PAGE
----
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Rick Huizi onboard the Kentucky Colonel, leads north in B.C. waters.

Alaska In 21' Mini-Trawlers?

When three men's hearts are bigger than their boats, dreams can come true

BY RÉANNE HEMINGWAY-DOUGLASS

Pacific Yachting · February 2005 · 51

PHOTOS COURTESY REANNE HEMINGWAY-DOUGLASS

As we cruised the

Inside Passage to Alaska in the summer of 2003, we kept hearing from other boaters about three men travelling in three 21-foot Ranger mini-trawlers.

The three men--Rick Huizi onboard the Kentucky Colonel, Nate Streitmatter onboard Wren and George Unterseher on Molly B--were the talk of the north coast. They were rousing the most curiosity we'd seen along the Inside Passage in recent years. However, we always seemed to miss them by a day or two. It wasn't until we were homeward bound after five months in the Gulf of Alaska that we finally made contact with them in Ocean Falls. My husband, Don, and I were moored at the public dock on a rainy September evening when the three boats pulled alongside.

MAKING WAVES Over the years that

we've been cruising in B.C. and Alaskan waters, we've encountered many a small boat: there was a young Alaskan couple with two small children who made the round trip from Skagway to Glacier Bay in their 15' runabout; a Kitimat couple who launched their 18' cabin cruiser every summer for a diving expedition on B.C.'s outer coast; and even a Vancouver trio of SeaDoos that went all the way to Skagway in 1999 "just to prove it could be done." By the time we caught up with the three mini trawlers, everything was

locked for the season--Eva's Holy Grill restaurant, the gift shop at the ferry dock, the café in the lodge--and we were so happy to meet them and hear their stories that we invited them for supper onboard Baidarka. They were having the time of their lives and proving "the pleasure of cruising is often inversely proportional to the size of one's boat"-- an adage Don is fond of quoting. The evening wore into the early morning hours and we plied them continuously with questions as they recounted their "history." We were most interested in their ability to bring their dreams to fruition on a reasonable budget, in a small but well-built boat. After he retired from the army in the

One slip for three: Kentucky Colonel, Wren and Molly B.

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1990s, Rick Huizi worked with Howard Smith (Smitty), founder and original owner of Ranger boats, located in Kent, Washington. In 1994 he bought a fibreglass hull from Smitty and spent 15 months finishing it himself, with the idea this trailerable boat had great cruising potential. Designed by marine architect Ray Richards, the Ranger 21 trawler which started its life in the 1980s as a Bristol Bay 5/8 scale with its tiller off the stern, gradually changed form over the years. Three feet were added to the boat's length and the stern was redesigned to a more

Wrangell Narrows, at 21 miles long, is a challenge no matter the boat size.

Kentucky Colonel's pilothouse contains all the electronics needed for the Inside Passage trip.

open seiner-type configuration. Rick convinced Smitty to reduce the boat's Yanmar diesel power from 27 hp to 18 hp (what he calls the sweet spot), as well as change the prop size from a 14" to 13". The tiny trawler's pilothouse, which contains all the living space, takes up a third of the boat's 6.4-metre length; the rest is open cockpit. No need for an expensive slip or covered moorage--this diesel trawler fits in a garage. When Rick's long-term friends, Nate and George, saw Kentucky Colonel they each decided they wanted the same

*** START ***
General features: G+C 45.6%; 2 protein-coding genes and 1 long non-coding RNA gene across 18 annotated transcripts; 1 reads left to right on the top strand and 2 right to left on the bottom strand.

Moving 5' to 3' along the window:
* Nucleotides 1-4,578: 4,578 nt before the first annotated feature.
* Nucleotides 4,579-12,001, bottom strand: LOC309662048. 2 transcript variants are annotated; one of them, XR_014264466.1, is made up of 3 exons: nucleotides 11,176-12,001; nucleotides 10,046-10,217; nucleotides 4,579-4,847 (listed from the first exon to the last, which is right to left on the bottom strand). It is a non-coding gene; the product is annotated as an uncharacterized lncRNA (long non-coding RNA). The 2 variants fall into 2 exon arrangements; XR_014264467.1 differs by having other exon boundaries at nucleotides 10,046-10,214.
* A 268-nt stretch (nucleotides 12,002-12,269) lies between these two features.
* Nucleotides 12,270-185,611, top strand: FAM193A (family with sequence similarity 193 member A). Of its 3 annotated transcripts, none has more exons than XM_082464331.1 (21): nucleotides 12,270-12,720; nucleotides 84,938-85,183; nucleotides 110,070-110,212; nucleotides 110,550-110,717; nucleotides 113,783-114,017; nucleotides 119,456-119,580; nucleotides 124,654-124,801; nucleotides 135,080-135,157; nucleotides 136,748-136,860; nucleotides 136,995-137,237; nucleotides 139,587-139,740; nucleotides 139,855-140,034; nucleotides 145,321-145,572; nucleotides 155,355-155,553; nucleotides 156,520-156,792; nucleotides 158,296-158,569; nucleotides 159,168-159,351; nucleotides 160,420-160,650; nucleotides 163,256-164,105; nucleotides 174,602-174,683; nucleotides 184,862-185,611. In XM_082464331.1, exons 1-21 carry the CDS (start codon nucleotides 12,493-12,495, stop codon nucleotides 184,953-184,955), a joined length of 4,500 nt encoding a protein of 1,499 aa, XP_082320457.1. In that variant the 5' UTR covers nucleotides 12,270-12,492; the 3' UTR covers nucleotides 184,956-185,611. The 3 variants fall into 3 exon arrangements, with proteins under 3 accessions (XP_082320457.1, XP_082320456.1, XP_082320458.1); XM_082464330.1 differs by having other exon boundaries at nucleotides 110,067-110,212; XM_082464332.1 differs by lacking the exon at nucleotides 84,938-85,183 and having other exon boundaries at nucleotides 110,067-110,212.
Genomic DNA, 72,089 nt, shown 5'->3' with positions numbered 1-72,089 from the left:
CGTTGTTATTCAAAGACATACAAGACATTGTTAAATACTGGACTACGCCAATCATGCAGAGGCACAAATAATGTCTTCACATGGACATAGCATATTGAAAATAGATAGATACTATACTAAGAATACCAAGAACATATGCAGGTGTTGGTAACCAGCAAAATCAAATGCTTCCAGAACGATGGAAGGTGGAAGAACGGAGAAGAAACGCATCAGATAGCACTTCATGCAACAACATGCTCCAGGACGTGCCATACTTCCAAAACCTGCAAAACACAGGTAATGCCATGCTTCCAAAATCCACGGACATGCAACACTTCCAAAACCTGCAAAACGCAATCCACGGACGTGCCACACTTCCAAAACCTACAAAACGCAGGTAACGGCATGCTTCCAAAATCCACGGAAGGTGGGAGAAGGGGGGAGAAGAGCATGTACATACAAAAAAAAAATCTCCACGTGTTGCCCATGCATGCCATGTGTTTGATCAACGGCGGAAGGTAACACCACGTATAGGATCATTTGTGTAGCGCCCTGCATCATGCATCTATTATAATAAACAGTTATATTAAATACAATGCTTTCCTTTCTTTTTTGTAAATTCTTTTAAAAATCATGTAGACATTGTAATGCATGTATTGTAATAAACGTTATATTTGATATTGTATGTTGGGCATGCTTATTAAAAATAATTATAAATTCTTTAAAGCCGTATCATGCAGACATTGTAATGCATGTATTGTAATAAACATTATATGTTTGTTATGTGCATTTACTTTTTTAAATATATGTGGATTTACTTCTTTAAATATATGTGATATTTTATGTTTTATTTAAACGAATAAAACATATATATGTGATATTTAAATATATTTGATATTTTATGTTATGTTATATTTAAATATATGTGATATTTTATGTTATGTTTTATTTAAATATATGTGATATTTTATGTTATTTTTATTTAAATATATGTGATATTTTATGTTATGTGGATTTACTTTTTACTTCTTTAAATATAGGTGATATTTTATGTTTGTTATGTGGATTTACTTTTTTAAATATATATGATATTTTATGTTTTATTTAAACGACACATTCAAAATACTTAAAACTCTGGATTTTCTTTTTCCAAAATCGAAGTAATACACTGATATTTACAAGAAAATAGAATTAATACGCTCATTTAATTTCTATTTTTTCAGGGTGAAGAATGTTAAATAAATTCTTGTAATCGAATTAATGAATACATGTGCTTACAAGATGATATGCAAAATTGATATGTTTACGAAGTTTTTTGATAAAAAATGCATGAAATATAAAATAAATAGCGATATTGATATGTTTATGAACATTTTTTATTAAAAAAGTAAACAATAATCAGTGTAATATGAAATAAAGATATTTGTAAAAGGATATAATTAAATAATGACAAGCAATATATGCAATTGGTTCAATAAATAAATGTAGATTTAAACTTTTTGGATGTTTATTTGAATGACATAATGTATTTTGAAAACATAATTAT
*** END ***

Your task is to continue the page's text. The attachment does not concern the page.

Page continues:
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»

THE RANGER 21

The Kentucky Colonel stowed neatly in Rick's garage until the next trip.

model and, within a couple of years, all three had begun cruising. In the summer of 2003, the trio undertook what had long been a dream of theirs--a twomonths' cruise to Alaska along the Inside Passage. Rick's experience as an army aviator, Nate's career in the diesel engine business and George's woodworking expertise combine to make a unique team.

And, although they don't always cruise together, their talents and skills complement each other when they do.

BUILDING DREAMS Division of labour for their Alaskan trip was decided early on by mutual consent. Rick, as statistician, normally planned the itinerary, calculated the necessary fuelling stops, fed weather information to the other boats and troubleshot computer problems. He worked out an itinerary that would

When Howard Smith (Smitty), founder and builder of the Ranger 21, decided to retire in 1998, Fluid Motion LLC, a Kent, WA company owned and operated by John Livingston and his family, snapped at the opportunity to continue production of the classic Bristol Bay design. As the minitrawler's reputation for seaworthiness and reliability has grown, so have its sales. In 2004, alone, the company built and sold 40 of the rugged little boats. In addition to the Ranger 21, the company has added the Martini--a stretch version of the displacement hull that incorporates more traditional "Down East" styling. The new model comes equipped with either a diesel or a 24-volt water-cooled electric motor. Although originally the Ranger 21 was popular for lake and inland waterway exploring, buyers now see its potential for longer cruising. Its reliability and ease of trailering have created an expanding market in the Northwest and we're sure to see more of them along the Inside Passage. For further information, check out the company's website: www.martiniboats.com.

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normally have them at anchor or dock by early afternoon each day, depending on the stretch of water they had to navigate. Although they had hoped to make it all the way to Skagway, their late start made them set Petersburg as their most northerly point. Nate served as chief mechanic and George helped maintain the Rangers in Bristol fashion and volunteered to tow his own dinghy, no mean feat when crossing gnarly bodies of water. Each man took nightly turns at cooking and clean up. Insurers usually insist that Alaskabound boats be back south of Cape Scott by September 1 and, when we asked why they waited until July 18 to leave Puget Sound, George answered with a wry smile: "We had to wait for Rick to get home from the Bahamas." Getting home was not a matter of hopping a commercial flight; Rick had recently completed a three-month, round-trip cruise in Kentucky Colonel from Florida to the Bahamas, singlehanding all the way! Another dream accomplished in his mini-trawler.